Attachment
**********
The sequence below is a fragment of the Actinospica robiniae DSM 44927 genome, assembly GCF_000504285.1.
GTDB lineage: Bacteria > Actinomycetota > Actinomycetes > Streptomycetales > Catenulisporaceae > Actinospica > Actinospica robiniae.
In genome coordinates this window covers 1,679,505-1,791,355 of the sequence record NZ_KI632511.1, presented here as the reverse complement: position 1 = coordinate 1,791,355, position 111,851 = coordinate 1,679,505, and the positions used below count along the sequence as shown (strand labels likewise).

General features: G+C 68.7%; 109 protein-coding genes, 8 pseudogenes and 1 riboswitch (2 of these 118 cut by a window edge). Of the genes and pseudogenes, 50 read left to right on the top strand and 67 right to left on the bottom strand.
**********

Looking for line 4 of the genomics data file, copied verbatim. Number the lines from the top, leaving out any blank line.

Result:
General features: G+C 68.7%; 109 protein-coding genes, 8 pseudogenes and 1 riboswitch (2 of these 118 cut by a window edge). Of the genes and pseudogenes, 50 read left to right on the top strand and 67 right to left on the bottom strand.